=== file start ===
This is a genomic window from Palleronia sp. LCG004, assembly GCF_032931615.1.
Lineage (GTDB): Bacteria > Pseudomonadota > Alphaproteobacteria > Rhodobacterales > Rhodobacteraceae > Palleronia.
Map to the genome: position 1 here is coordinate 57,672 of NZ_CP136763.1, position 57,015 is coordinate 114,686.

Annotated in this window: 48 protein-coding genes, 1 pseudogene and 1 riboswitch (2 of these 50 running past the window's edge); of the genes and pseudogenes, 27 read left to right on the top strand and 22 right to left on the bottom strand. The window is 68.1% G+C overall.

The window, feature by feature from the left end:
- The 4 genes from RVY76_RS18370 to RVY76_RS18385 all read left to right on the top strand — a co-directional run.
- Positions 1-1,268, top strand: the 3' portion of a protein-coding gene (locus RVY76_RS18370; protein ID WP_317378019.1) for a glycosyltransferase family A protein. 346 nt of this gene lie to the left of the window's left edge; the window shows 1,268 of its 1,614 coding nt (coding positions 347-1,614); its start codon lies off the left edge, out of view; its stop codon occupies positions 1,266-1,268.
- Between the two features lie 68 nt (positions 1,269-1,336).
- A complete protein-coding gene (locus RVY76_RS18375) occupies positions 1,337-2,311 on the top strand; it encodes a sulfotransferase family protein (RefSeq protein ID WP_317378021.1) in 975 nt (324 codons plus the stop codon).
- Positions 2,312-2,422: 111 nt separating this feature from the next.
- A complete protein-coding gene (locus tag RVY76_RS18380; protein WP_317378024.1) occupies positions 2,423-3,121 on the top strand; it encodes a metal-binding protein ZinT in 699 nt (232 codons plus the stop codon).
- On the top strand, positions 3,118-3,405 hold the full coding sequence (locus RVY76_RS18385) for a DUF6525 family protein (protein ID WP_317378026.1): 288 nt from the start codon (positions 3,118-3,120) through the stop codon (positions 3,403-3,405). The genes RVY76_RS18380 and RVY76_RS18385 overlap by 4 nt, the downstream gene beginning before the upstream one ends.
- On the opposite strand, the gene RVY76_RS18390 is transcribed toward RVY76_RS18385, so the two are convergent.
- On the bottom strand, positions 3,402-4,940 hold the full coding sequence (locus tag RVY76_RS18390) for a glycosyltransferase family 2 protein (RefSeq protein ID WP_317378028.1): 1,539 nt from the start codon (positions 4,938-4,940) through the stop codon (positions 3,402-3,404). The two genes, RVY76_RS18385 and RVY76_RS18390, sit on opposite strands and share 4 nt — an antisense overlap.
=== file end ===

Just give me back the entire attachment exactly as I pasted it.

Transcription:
This is a genomic window from Palleronia sp. LCG004, assembly GCF_032931615.1.
Lineage (GTDB): Bacteria > Pseudomonadota > Alphaproteobacteria > Rhodobacterales > Rhodobacteraceae > Palleronia.
Map to the genome: position 1 here is coordinate 57,672 of NZ_CP136763.1, position 57,015 is coordinate 114,686.

Annotated in this window: 48 protein-coding genes, 1 pseudogene and 1 riboswitch (2 of these 50 running past the window's edge); of the genes and pseudogenes, 27 read left to right on the top strand and 22 right to left on the bottom strand. The window is 68.1% G+C overall.

The window, feature by feature from the left end:
- The 4 genes from RVY76_RS18370 to RVY76_RS18385 all read left to right on the top strand — a co-directional run.
- Positions 1-1,268, top strand: the 3' portion of a protein-coding gene (locus RVY76_RS18370; protein ID WP_317378019.1) for a glycosyltransferase family A protein. 346 nt of this gene lie to the left of the window's left edge; the window shows 1,268 of its 1,614 coding nt (coding positions 347-1,614); its start codon lies off the left edge, out of view; its stop codon occupies positions 1,266-1,268.
- Between the two features lie 68 nt (positions 1,269-1,336).
- A complete protein-coding gene (locus RVY76_RS18375) occupies positions 1,337-2,311 on the top strand; it encodes a sulfotransferase family protein (RefSeq protein ID WP_317378021.1) in 975 nt (324 codons plus the stop codon).
- Positions 2,312-2,422: 111 nt separating this feature from the next.
- A complete protein-coding gene (locus tag RVY76_RS18380; protein WP_317378024.1) occupies positions 2,423-3,121 on the top strand; it encodes a metal-binding protein ZinT in 699 nt (232 codons plus the stop codon).
- On the top strand, positions 3,118-3,405 hold the full coding sequence (locus RVY76_RS18385) for a DUF6525 family protein (protein ID WP_317378026.1): 288 nt from the start codon (positions 3,118-3,120) through the stop codon (positions 3,403-3,405). The genes RVY76_RS18380 and RVY76_RS18385 overlap by 4 nt, the downstream gene beginning before the upstream one ends.
- On the opposite strand, the gene RVY76_RS18390 is transcribed toward RVY76_RS18385, so the two are convergent.
- On the bottom strand, positions 3,402-4,940 hold the full coding sequence (locus tag RVY76_RS18390) for a glycosyltransferase family 2 protein (RefSeq protein ID WP_317378028.1): 1,539 nt from the start codon (positions 4,938-4,940) through the stop codon (positions 3,402-3,404). The two genes, RVY76_RS18385 and RVY76_RS18390, sit on opposite strands and share 4 nt — an antisense overlap.